The issues of irradiance, Red Light Therapy dosing and just plain making sense of all of the various light meter measurements on the interwebs seems to be an ongoing source of confusion. We have penned this article to hopefully provide more clarity on this issue.
Firstly, we have repeatedly discussed our concerns with other companies’ stated irradiance and consumer light meter (solar meter) measurements in general in our Red Light Therapy Buyer’s Guide and in our other articles here and here and now, yet again, in this article.
Often customers will ask us to compare our devices with devices from other companies. We explain quite directly that this is quite difficult to do in any meaningful way. For starters, the stated irradiance figures from other companies can be 1) factually inaccurate (ie false) or 2) factually accurate but not particularly informative without (at a minimum) knowing what measurement device was used. The only comparisons we've previously referenced involve 1) a comparison against a product from a very well known company in the RLT space where the data was collected by the same professional testing company, at the same laboratory, and by the same engineers! and 2) a side-by-side comparison that was done by a well-known blogger using the same spectrometer on several lights in the same environment.
But with respect to consumer level (solar) light meters, as we’ve demonstrated, measurements can vary a great deal even with the same brand of meter! Recently we’ve seen companies advertising irradiance figures on the order of 200-250mw/cm2 at 6 inches which is quite high! This is almost certainly the result of testing with the most gracious of measurement devices. A full summary of consumer level light meter (solar meter) readings of our devices is presented in Appendix A.
With companies advertising irradiance at 6 inches at or above 200mW/cm2, one is left to wonder – how high is too high? More on this later….
With other companies presenting only (questionable) consumer level light meter data on their devices, we are one of the few companies in the industry that has published independent professional testing data. That data can be found here, here and here. The net-net is that our various series of lights are putting out ~2.0-3.5 J/cm2 per minute. This is the data that we repeatedly reference and that drives the usage guidelines outlined in our USER MANUAL.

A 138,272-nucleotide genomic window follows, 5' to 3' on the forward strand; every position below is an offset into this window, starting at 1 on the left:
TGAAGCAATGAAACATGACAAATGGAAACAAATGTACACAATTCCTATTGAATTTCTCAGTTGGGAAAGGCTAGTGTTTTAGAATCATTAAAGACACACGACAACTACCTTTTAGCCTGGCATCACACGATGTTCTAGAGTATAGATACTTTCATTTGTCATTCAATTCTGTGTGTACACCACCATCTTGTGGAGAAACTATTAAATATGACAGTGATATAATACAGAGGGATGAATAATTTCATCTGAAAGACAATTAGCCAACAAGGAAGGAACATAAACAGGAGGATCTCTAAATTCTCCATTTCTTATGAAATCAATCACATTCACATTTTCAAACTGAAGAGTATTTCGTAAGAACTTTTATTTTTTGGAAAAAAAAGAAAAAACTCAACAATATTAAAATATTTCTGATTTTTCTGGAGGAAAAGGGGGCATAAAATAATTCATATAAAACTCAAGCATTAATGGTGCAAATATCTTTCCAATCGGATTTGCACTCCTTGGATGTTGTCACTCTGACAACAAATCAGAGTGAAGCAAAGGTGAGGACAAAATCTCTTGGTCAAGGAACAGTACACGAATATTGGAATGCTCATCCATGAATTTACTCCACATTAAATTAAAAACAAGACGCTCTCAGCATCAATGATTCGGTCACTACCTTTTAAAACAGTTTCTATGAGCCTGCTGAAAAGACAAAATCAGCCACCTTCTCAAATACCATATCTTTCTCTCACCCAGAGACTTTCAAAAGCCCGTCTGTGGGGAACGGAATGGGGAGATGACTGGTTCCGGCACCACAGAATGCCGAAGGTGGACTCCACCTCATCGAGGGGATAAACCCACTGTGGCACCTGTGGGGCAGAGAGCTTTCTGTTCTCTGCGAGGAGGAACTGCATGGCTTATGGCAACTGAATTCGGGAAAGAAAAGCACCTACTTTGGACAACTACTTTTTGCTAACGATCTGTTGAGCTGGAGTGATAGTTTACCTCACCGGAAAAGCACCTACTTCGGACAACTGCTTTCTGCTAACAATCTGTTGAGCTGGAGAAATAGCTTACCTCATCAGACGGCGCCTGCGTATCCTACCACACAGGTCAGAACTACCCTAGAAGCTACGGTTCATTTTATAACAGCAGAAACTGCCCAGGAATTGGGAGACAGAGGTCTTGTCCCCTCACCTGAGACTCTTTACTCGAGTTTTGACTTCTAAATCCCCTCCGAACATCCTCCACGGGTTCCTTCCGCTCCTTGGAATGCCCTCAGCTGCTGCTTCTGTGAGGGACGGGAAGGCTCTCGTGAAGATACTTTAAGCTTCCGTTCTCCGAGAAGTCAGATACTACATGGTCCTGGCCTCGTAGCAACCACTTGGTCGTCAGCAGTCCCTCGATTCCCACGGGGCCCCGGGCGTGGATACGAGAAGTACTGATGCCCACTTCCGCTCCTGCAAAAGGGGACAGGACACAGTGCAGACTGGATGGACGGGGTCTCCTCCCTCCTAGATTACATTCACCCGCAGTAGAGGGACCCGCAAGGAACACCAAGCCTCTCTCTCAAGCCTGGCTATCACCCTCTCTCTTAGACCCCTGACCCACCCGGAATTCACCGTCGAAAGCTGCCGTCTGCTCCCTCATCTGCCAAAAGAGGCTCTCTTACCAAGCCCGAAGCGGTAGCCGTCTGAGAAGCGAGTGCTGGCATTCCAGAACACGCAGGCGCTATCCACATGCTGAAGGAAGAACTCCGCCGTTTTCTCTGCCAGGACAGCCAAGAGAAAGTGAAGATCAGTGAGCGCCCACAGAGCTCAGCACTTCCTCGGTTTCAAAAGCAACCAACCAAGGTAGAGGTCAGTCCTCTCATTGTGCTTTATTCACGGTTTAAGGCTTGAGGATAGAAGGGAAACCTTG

However, as a reference point and for comparison purposes we also provide irradiance data with readily available and inexpensive consumer light meters. It is important that we again stress, as we have already discussed in the article here, and the video here (8:30), these measurements are NOT meant to drive dosage recommendations. They are provided as a simple reference point to help consumers make quick and simple comparisons across various devices. We feel providing this information is useful and additive.
With respect to dosage, again our usage guidelines are driven by our professional 3rd party laboratory testing and are simple and straightforward. For regular use, we recommend starting at a few minutes and working up to ~10 minute sessions (per body area).
Furthermore we believe our customers are best served by understanding the following:
- High level of how Red Light Therapy works
- Basic understanding of the biphasic dose response and that more is not necessarily better
- Listening to their bodies and making situation specific adjustments as needed
- Consulting their licensed medical provider as needed
Based on our almost 3 years experience in this industry, rapidly approaching almost 20,000 lifetime customers and 600 reviews, we believe this simple guidance is going to yield the maximum benefit to the maximum number of people. We believe that our customers are best served by understanding the above as opposed to being given overly prescriptive dosage recommendations or “dosage calculators”. The reality is that as individuals we are all different. What is “right” for one person, may not be “right” for another. What is “right” for one person may change over time.
We see other companies in the space offering very prescriptive guidance based on “dosage calculators” that they have cobbled together. We view these “dosage calculators” as excellent examples of false precision and the illusion of knowledge. We disagree with using peak irradiance measurements (from any measurement device) to formulate one-size-fits-all dosage recommendations.